Through the Eyes of a Guide: Shooter-Spotter Relationships By Nolan Osborne

Long range hunting is a term that often elicits responses of admiration and joy, or scorn and disdain. Admittedly, for a long time, my own feelings fell largely into the latter categories. I have always been an advocate of training with your rifle and extending your comfortable ranges, however, the majority of my real-world experience with long-range shots — while guiding hunters — had left a sour taste in my mouth. Quite frankly, the intersection of long-range precision and hunting was one that I didn’t believe in. I am of the opinion that most people shoot about half as well as they think they can, and that is compounded as the distance increases. There is a reason that many Outfitters & Guides work to keep shots under 350 yards — the majority of people have great difficulty successfully engaging at targets past this distance.

With the naivety of my youth on my side, I blamed the manufacturers. I criticized the claims of 1000 yard accuracy out of the box, the ease of paying to have someone work up loads for your rifle and then verify them at distance. Sure, there may have been some jealousy in the mix as most of these rifles fall outside of my snack bracket, but it seemed plausible to me that, were it not for these companies supplying packages that were ready to go and sighted in, I wouldn’t watch clients miss three separate sheep under 600 yards over a period of fourteen days. I mean shit, I watched that client smoke rocks out to 800 yards from a prone rest, the rifle was dialed and so was he. This feeling of disdain had grown to the point that I was actually happy when a client would arrive in camp with a “traditional” hunting rifle, instead of a semi-custom long range rig. The words “let’s keep it under 300 yards” were a breath of fresh air, and odds were the guy could shoot.

Late December of last year I received a call from my boss — Editor-in-Chief of JOMH, Adam Janke — informing me that we would be heading down to Oregon in the coming weeks to attend a private precision course at the Leupold Optics Academy. The call wrapped up and there I sat, at my own intersection of preconceived notions, excitement, and wonder. After some contemplation, I decided to go back to that place where I had filed my personal opinions under the “fact” drawer in my mind, and clean out the cabinet, so to speak.

Like many of you, I had never received any formal shooting instruction. Snippets of advice passed down from uncles, friends fathers, and that guy at the range, combined with a solid dose of reading, meant I could shoot okay. While I would never go so far as to call myself an expert, I do thoroughly enjoy reading and learning about ballistics, rifles, cartridges, and pretty much any combination of these categories. Having spent a bit of time around some folks who can really shoot, I was also well aware that I didn’t fall under this category. Sure, my shots while hunting had typically resulted in a clean and efficient death to the animal, but I’ve certainly never been able to realize the true potential of any of the rifles I have owned, and I knew it. Furthermore, all of my shots on game in the past had been sub – 200 yards, the bulk of them falling between 50-100 yards. I had long lusted for the knowledge that formal, high-level training courses offer. There were always reasons, excuses — too far away, too much money, didn’t align with my schedule. Suffice it to say, I continued to consume any material I could on the matter — books, forums, etc. I’d probably watched the Magpul Precision Rifle video fifty times over.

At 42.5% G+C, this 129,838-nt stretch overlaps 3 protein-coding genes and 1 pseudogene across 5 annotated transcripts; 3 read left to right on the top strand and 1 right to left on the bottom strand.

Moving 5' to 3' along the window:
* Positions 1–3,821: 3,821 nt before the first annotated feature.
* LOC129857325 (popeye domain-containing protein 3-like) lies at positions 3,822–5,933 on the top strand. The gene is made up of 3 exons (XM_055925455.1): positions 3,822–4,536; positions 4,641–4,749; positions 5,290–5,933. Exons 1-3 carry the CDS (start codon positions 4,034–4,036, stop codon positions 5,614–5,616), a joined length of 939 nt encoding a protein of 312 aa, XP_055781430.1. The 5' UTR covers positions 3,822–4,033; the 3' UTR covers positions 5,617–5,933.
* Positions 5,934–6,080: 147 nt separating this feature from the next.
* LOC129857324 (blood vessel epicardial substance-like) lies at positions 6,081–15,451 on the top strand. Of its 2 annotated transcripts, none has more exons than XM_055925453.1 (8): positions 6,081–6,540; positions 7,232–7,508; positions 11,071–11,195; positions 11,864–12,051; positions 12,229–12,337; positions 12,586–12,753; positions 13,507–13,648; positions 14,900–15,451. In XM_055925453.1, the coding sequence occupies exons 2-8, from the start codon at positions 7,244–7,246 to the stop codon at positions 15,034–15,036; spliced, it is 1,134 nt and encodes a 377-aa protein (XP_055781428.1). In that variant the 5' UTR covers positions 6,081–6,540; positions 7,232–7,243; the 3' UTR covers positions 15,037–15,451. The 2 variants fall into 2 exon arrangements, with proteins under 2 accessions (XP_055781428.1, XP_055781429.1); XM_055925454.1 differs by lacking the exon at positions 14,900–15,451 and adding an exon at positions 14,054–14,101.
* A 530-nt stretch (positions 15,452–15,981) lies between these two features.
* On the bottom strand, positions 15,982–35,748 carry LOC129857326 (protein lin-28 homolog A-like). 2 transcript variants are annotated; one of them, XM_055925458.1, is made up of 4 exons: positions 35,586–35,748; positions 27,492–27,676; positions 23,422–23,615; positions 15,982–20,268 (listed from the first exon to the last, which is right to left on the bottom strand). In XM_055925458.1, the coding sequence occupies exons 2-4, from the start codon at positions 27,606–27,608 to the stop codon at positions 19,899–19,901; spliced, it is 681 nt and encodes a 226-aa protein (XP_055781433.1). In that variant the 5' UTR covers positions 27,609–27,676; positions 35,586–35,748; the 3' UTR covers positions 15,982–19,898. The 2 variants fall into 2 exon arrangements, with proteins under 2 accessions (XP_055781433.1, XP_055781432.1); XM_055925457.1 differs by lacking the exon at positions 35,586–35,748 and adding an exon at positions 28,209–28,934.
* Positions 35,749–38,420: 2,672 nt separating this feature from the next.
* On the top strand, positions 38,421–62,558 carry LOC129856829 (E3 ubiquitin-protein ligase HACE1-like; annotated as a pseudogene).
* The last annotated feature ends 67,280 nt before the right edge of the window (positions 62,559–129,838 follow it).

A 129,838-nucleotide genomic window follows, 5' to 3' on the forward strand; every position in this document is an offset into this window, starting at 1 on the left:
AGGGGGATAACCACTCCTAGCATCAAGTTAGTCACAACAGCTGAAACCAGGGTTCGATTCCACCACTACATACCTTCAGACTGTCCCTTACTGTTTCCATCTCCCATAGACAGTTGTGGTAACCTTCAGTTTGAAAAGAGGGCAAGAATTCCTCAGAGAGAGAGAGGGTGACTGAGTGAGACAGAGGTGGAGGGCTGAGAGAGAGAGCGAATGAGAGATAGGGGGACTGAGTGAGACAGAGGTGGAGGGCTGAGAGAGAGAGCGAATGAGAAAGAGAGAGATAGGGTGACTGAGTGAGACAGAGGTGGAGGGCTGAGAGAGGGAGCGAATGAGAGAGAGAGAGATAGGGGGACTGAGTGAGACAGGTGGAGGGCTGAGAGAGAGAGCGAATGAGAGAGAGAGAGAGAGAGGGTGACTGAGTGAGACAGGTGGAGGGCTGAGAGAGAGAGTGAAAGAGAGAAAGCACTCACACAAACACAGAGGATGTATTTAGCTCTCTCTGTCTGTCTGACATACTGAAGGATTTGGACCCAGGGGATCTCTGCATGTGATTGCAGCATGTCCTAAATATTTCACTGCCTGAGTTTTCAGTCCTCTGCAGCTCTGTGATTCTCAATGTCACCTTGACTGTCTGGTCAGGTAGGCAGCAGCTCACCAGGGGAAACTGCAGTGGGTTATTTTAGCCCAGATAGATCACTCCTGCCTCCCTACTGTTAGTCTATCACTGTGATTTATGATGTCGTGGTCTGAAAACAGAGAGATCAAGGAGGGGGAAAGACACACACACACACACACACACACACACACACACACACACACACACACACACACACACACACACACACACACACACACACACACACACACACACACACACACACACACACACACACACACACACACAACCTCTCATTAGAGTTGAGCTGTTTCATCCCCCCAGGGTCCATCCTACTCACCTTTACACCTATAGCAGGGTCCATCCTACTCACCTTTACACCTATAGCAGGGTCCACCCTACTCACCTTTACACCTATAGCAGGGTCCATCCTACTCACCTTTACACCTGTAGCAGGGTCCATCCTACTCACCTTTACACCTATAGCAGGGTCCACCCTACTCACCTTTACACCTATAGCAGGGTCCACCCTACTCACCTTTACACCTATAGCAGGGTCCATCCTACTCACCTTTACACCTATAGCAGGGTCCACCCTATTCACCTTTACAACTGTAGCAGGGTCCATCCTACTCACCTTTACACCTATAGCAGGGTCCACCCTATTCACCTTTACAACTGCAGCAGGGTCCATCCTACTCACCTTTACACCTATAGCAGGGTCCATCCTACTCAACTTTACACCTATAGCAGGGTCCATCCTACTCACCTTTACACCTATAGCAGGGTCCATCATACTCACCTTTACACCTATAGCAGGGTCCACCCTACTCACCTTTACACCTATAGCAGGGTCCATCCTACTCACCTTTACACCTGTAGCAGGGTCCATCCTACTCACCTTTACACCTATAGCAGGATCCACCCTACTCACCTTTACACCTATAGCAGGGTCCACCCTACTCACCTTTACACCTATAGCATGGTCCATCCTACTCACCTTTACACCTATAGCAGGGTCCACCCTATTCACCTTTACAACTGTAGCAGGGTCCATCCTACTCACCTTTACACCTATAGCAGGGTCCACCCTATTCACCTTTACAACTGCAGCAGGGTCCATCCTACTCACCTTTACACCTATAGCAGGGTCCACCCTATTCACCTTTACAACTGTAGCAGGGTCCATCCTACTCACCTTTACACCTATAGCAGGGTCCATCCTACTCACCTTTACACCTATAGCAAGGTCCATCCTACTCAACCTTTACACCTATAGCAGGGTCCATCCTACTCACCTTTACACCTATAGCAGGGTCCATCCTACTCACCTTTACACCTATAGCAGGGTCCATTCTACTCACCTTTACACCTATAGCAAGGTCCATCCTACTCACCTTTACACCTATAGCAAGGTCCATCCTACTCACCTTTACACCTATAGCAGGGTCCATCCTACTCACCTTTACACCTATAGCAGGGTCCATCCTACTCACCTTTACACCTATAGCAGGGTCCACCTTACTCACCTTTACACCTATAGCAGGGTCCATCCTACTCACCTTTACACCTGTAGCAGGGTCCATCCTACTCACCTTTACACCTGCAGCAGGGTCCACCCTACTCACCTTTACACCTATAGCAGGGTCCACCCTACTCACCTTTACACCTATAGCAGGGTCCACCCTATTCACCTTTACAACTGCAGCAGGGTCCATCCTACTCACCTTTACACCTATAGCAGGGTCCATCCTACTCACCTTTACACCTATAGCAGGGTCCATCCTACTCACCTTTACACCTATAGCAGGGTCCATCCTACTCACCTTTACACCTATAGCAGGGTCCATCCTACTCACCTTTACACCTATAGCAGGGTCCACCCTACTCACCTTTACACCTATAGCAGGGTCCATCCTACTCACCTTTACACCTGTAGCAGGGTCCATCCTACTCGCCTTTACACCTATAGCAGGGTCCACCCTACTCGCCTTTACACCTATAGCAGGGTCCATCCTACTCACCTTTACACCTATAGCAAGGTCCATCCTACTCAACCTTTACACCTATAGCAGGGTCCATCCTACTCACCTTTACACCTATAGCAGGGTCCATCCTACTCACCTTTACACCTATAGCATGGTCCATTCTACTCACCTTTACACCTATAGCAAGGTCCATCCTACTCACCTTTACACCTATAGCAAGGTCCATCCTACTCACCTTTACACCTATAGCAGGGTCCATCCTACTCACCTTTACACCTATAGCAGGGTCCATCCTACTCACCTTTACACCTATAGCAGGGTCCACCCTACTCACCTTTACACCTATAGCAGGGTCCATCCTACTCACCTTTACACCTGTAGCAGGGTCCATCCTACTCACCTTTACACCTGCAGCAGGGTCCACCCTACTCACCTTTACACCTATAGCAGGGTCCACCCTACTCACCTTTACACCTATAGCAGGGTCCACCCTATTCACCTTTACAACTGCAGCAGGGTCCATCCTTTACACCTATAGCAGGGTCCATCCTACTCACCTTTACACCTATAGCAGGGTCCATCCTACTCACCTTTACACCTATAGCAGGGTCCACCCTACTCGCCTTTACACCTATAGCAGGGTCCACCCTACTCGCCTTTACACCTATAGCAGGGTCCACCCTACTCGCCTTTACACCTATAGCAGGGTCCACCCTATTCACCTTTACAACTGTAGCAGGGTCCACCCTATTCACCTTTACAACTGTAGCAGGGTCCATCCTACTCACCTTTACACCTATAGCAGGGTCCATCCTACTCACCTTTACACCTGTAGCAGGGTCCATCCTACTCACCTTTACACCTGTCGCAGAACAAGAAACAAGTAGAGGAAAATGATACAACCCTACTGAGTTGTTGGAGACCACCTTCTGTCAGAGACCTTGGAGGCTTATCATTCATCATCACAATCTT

January rolled around, and with an open mind, I set course for Madras, Oregon, home of the Leupold Optics Academy. The course is held on a private range by Leupold Optics Academy Instructor Michael Baccellieri, and I was fortunate enough to have Leupold’s John Warren, as well as Gunwerks Director of Training, Strategy and Business Development, Caylen Wojcik present for additional instruction — for those who aren’t acquainted, these three men possess a wealth of knowledge and experience in the realm of precision shooting and long-range target engagement.

The majority my first day at the LOA was spent getting acquainted with the principles of optics, understanding natural point of aim, setting up a rifle for my body, and learning how to properly shoot at 100 meters — the fundamentals of marksmanship. Now to some, it may seem torturous to sit behind a Gunwerks rifle on a 1400 meter steel range and only shoot groups on paper at 100 meters, but when some of the foremost professionals in a given discipline tell you what to do… you do it. It is also entirely possible that this isn’t standard procedure and that my groups were just atrocious, after all, I do spend far more time behind a spotting scope than a trigger. Either way, without a solid foundation you cannot build and expand your abilities, and I was happy to have someone who knew their shit coach me — or in this case three someones.

As the winter sun sank lower in the horizon, my groups shrank considerably in size. To be honest it was the first time in my life that I felt I was starting to realize the potential of a rifle I was sitting behind. Even though this was the type of result I was looking for, dare I say expecting, it was frankly astonishing to witness first hand how quickly — under close watch and following the fundamentals religiously — my shooting could improve. With bolstered spirits, we retreated to the Wild Winds Station for a few local pints and some grub, excited for the following day’s course outline: some extended range shooting to get a feel for the rifle, followed by an afternoon of “partner drills”.